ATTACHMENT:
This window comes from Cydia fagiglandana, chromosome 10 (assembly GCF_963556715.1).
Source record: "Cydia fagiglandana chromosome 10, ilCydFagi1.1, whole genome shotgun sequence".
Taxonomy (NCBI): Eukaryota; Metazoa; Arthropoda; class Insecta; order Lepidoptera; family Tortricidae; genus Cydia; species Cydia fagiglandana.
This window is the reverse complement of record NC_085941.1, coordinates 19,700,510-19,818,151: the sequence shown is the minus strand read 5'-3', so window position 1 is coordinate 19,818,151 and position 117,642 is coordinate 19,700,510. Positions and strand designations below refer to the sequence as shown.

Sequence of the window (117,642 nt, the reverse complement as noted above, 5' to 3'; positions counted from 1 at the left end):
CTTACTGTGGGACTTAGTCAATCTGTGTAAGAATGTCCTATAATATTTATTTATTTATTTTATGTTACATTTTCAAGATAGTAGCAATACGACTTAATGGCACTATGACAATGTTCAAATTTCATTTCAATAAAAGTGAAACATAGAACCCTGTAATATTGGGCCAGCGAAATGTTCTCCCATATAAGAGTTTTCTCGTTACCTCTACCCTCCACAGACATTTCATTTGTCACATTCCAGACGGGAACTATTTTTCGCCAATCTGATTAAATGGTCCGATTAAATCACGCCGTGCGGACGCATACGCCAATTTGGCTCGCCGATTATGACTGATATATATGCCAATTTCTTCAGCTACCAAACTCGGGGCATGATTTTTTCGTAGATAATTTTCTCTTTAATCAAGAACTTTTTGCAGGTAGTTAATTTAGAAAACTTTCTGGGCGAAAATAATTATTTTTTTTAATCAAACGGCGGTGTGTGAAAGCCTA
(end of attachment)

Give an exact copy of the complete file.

This window comes from Cydia fagiglandana, chromosome 10 (assembly GCF_963556715.1).
Source record: "Cydia fagiglandana chromosome 10, ilCydFagi1.1, whole genome shotgun sequence".
Taxonomy (NCBI): Eukaryota; Metazoa; Arthropoda; class Insecta; order Lepidoptera; family Tortricidae; genus Cydia; species Cydia fagiglandana.
This window is the reverse complement of record NC_085941.1, coordinates 19,700,510-19,818,151: the sequence shown is the minus strand read 5'-3', so window position 1 is coordinate 19,818,151 and position 117,642 is coordinate 19,700,510. Positions and strand designations below refer to the sequence as shown.

Sequence of the window (117,642 nt, the reverse complement as noted above, 5' to 3'; positions counted from 1 at the left end):
CTTACTGTGGGACTTAGTCAATCTGTGTAAGAATGTCCTATAATATTTATTTATTTATTTTATGTTACATTTTCAAGATAGTAGCAATACGACTTAATGGCACTATGACAATGTTCAAATTTCATTTCAATAAAAGTGAAACATAGAACCCTGTAATATTGGGCCAGCGAAATGTTCTCCCATATAAGAGTTTTCTCGTTACCTCTACCCTCCACAGACATTTCATTTGTCACATTCCAGACGGGAACTATTTTTCGCCAATCTGATTAAATGGTCCGATTAAATCACGCCGTGCGGACGCATACGCCAATTTGGCTCGCCGATTATGACTGATATATATGCCAATTTCTTCAGCTACCAAACTCGGGGCATGATTTTTTCGTAGATAATTTTCTCTTTAATCAAGAACTTTTTGCAGGTAGTTAATTTAGAAAACTTTCTGGGCGAAAATAATTATTTTTTTTAATCAAACGGCGGTGTGTGAAAGCCTA